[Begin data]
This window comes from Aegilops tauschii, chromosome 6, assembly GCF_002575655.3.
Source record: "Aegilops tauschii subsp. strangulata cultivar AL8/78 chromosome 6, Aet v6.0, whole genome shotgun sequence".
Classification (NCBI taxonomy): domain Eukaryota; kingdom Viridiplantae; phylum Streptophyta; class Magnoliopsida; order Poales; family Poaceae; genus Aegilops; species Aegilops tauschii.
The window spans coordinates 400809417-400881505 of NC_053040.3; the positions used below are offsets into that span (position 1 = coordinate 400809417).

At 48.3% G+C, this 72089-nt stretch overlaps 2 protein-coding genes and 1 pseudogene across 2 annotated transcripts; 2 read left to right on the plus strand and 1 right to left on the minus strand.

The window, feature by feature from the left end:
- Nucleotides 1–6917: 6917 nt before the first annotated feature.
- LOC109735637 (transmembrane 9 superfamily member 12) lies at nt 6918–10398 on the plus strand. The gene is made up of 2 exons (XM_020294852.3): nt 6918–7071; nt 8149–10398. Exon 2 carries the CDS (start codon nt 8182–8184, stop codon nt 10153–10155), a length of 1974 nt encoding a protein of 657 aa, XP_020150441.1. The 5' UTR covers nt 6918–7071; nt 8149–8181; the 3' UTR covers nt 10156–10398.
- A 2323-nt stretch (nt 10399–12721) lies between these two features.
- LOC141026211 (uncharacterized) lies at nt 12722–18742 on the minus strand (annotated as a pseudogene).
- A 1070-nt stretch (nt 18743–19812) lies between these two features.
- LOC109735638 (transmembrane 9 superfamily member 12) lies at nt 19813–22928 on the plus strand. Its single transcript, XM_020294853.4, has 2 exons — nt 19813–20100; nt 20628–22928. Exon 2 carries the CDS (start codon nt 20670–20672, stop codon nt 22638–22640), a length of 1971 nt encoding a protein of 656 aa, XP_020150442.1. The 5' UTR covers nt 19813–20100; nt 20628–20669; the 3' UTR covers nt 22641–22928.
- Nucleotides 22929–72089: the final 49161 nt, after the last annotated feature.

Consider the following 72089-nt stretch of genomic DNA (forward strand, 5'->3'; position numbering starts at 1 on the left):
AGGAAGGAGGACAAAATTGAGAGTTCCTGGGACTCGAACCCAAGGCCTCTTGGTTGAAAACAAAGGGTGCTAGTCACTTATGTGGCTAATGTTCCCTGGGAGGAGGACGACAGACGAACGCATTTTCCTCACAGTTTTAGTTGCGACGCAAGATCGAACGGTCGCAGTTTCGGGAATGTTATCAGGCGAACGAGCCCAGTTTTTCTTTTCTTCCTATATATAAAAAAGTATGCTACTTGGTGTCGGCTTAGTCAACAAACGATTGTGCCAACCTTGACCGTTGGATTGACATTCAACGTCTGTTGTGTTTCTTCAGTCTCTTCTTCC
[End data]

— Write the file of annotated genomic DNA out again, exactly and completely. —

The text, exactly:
This window comes from Aegilops tauschii, chromosome 6, assembly GCF_002575655.3.
Source record: "Aegilops tauschii subsp. strangulata cultivar AL8/78 chromosome 6, Aet v6.0, whole genome shotgun sequence".
Classification (NCBI taxonomy): domain Eukaryota; kingdom Viridiplantae; phylum Streptophyta; class Magnoliopsida; order Poales; family Poaceae; genus Aegilops; species Aegilops tauschii.
The window spans coordinates 400809417-400881505 of NC_053040.3; the positions used below are offsets into that span (position 1 = coordinate 400809417).

At 48.3% G+C, this 72089-nt stretch overlaps 2 protein-coding genes and 1 pseudogene across 2 annotated transcripts; 2 read left to right on the plus strand and 1 right to left on the minus strand.

The window, feature by feature from the left end:
- Nucleotides 1–6917: 6917 nt before the first annotated feature.
- LOC109735637 (transmembrane 9 superfamily member 12) lies at nt 6918–10398 on the plus strand. The gene is made up of 2 exons (XM_020294852.3): nt 6918–7071; nt 8149–10398. Exon 2 carries the CDS (start codon nt 8182–8184, stop codon nt 10153–10155), a length of 1974 nt encoding a protein of 657 aa, XP_020150441.1. The 5' UTR covers nt 6918–7071; nt 8149–8181; the 3' UTR covers nt 10156–10398.
- A 2323-nt stretch (nt 10399–12721) lies between these two features.
- LOC141026211 (uncharacterized) lies at nt 12722–18742 on the minus strand (annotated as a pseudogene).
- A 1070-nt stretch (nt 18743–19812) lies between these two features.
- LOC109735638 (transmembrane 9 superfamily member 12) lies at nt 19813–22928 on the plus strand. Its single transcript, XM_020294853.4, has 2 exons — nt 19813–20100; nt 20628–22928. Exon 2 carries the CDS (start codon nt 20670–20672, stop codon nt 22638–22640), a length of 1971 nt encoding a protein of 656 aa, XP_020150442.1. The 5' UTR covers nt 19813–20100; nt 20628–20669; the 3' UTR covers nt 22641–22928.
- Nucleotides 22929–72089: the final 49161 nt, after the last annotated feature.

Consider the following 72089-nt stretch of genomic DNA (forward strand, 5'->3'; position numbering starts at 1 on the left):
AGGAAGGAGGACAAAATTGAGAGTTCCTGGGACTCGAACCCAAGGCCTCTTGGTTGAAAACAAAGGGTGCTAGTCACTTATGTGGCTAATGTTCCCTGGGAGGAGGACGACAGACGAACGCATTTTCCTCACAGTTTTAGTTGCGACGCAAGATCGAACGGTCGCAGTTTCGGGAATGTTATCAGGCGAACGAGCCCAGTTTTTCTTTTCTTCCTATATATAAAAAAGTATGCTACTTGGTGTCGGCTTAGTCAACAAACGATTGTGCCAACCTTGACCGTTGGATTGACATTCAACGTCTGTTGTGTTTCTTCAGTCTCTTCTTCC